By Alan Prendergast
By Michael Roberts
By Michael Roberts
By Amber Taufen
By Patricia Calhoun
By William Breathes
By Michael Roberts
By Melanie Asmar
"It's a tremendous opportunity for Re/Max to position itself not only with families but their children," says company president Jesperson. "Kids remember things like that. Our salespeople are really getting on the bandwagon and wanting to schedule our hot-air balloons at the schools."
Martin says he thinks the teams that come in second in the race to circle the globe will simply fade into obscurity, like those pilots who were trying to beat Lindbergh across the Atlantic. But times have changed; these days every balloon team has its own Web site, and even the chronicles of the failed missions are widely disseminated. Barring a singular tragedy in flight, Tom Hamilton of Balloon Life doesn't see how Liniger can lose.
"When you take a look at all the press exposure Virgin [Records] got, even out of a failed attempt--Liniger is no different," Hamilton says. "He's bought a seat in this balloon. There's a certain amount of risk, sure; you can lose your life in this deal. But he's made an evaluation that the risk is worth the reward. Even if he isn't the first around, he's going to wind up with a lot of exposure for his company, probably in multiples of the money he's actually spending on the project."
Dave Liniger says he almost never took a vacation until after Gail was injured in the seaplane crash fifteen years ago, a crash in which the pilot was killed. Over the next year, he stayed with her at various rehabilitation hospitals and was almost never in the office. Re/Max International got along fine without him, he adds, and could do so again if, say, he went into the heavens in a balloon and never came back.
"There's twenty people who can run this company as good as I can," he says. "There are several who can probably run it better. I'm just not willing to step aside yet."
Gail Liniger says the seaplane experience taught them both that they weren't indispensable. "After my accident, that was pointed out very clearly to us," she says. "We learned the true value of delegation and the assets we have in the company."
Both of them say they've never spent much time having second thoughts about their love of adventure. Not after Gail's accident. Not after Dave blew a tire in a NASCAR race in Las Vegas, hit the wall doing 160--and walked away from it. Not when the opportunity to fly a balloon around the world came along, either. "That's just the way we are," Gail says.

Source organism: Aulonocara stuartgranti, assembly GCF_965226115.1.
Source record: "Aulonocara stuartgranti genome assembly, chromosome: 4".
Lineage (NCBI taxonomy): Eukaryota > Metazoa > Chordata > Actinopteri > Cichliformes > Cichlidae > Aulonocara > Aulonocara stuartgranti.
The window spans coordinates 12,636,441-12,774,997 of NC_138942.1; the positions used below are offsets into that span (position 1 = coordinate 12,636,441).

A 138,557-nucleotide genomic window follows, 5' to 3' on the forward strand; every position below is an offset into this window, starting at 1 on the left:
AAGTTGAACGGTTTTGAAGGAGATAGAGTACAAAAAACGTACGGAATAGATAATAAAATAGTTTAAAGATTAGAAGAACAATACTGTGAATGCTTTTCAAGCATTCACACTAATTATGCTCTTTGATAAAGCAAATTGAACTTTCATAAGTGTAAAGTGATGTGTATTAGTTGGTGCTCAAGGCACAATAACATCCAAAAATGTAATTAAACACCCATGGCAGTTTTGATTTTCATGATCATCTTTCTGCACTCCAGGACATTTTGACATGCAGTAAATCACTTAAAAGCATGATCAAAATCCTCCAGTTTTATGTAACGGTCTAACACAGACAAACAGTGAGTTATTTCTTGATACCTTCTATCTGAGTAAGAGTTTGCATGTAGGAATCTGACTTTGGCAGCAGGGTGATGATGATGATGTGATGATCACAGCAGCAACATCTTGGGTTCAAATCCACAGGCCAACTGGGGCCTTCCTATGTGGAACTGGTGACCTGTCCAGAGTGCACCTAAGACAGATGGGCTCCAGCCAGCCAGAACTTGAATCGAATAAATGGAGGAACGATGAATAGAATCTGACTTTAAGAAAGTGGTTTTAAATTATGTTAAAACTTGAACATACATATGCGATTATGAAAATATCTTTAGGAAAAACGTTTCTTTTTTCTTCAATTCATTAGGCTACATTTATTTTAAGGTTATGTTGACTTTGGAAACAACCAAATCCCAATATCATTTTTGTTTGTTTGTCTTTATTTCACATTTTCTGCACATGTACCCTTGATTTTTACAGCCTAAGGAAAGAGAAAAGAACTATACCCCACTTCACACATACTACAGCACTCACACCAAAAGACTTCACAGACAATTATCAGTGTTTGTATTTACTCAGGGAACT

Dave says he took a long look at the Team Re/Max project before committing his time and money. "I sat there and thought about the risk a lot," he says. "I thought, 'I'm still a young man, maybe I shouldn't try something this hard.' Then I started thinking, 'This is a piece of cake compared to driving my car.' Hell, you can walk across the street and get hit by a car."
Before his number comes up, Liniger wants to see the color of the sky at 130,000 feet. A voracious reader, he knows what test pilots such as Joe Kittinger have to say about it, but he wants to see it for himself.
"Being able to look up," he says, "and see that the sky above you is jet black, even in the middle of the day, and then look straight out and it's kind of turquoise, a color you've never seen before, and look down and see the curvature of the earth--that's as close as I'll get to being able to go into space."
That's twenty-odd miles closer than most people. Come New Year's Day, with good weather, a little planning and some luck, Dave Liniger expects that people in Rio de Janeiro or Antofagasta or Asunción will look into the starry night sky and see his big balloon crossing in front of the full moon.